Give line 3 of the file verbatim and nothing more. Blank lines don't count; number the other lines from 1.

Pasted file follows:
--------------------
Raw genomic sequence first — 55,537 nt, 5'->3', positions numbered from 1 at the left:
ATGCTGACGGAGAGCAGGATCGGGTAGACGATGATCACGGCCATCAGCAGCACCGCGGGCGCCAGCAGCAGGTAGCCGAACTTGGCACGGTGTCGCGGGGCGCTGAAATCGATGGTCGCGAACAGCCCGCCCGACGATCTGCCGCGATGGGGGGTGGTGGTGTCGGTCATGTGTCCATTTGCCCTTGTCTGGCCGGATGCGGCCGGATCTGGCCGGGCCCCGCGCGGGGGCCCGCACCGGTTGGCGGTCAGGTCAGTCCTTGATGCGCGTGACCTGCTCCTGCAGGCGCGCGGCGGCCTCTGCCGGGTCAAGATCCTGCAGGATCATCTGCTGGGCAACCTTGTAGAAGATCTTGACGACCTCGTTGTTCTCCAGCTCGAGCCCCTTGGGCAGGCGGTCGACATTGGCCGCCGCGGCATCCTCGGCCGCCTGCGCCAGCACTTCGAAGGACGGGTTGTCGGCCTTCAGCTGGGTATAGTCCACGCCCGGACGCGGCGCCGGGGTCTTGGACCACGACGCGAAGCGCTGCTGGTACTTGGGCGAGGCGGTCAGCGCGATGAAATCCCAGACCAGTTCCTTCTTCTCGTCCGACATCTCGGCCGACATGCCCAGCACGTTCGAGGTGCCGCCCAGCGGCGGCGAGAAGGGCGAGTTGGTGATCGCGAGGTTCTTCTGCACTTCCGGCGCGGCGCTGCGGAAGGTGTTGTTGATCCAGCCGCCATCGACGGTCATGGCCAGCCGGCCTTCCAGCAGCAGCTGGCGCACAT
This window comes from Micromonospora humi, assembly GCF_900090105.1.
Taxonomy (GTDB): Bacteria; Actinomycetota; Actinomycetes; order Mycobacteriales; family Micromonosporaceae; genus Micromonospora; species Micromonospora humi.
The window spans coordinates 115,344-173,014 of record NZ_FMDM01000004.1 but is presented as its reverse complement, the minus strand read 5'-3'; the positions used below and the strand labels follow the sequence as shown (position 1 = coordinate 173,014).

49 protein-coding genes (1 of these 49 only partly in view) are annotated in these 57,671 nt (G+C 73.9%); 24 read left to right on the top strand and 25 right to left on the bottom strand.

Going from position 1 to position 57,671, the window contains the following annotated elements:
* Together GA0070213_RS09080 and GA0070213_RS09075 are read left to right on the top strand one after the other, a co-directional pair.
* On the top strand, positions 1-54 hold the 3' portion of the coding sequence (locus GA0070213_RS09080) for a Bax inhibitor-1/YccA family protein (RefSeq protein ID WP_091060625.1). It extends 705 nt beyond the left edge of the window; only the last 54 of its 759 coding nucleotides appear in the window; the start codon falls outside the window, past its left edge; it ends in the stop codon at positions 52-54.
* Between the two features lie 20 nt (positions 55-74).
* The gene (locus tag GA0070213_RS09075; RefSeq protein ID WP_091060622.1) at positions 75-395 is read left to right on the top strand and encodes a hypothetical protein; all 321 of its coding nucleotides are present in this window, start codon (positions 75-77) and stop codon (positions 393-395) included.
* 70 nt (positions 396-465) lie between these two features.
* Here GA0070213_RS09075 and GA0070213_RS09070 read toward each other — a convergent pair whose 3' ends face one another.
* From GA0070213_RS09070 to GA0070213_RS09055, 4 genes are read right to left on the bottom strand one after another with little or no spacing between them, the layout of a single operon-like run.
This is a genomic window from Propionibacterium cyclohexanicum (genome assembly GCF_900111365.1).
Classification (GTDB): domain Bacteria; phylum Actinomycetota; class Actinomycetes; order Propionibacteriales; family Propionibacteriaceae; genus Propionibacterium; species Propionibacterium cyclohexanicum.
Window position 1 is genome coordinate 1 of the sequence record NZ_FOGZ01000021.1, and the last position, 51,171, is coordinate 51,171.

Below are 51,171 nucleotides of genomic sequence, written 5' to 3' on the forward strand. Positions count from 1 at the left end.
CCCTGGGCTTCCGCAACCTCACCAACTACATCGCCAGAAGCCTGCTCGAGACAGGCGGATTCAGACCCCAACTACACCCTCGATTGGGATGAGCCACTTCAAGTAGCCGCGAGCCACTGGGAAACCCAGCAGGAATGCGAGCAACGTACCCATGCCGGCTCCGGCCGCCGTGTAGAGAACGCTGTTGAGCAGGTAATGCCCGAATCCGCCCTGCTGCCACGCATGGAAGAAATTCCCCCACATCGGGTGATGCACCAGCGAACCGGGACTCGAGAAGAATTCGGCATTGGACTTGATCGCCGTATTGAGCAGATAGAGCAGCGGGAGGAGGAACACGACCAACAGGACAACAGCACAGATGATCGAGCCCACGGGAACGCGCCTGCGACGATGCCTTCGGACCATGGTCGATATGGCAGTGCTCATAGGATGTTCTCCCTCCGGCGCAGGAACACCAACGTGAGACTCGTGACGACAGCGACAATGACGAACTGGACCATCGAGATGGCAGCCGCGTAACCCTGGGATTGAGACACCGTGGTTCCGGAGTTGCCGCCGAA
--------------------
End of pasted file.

This window comes from Micromonospora humi, assembly GCF_900090105.1.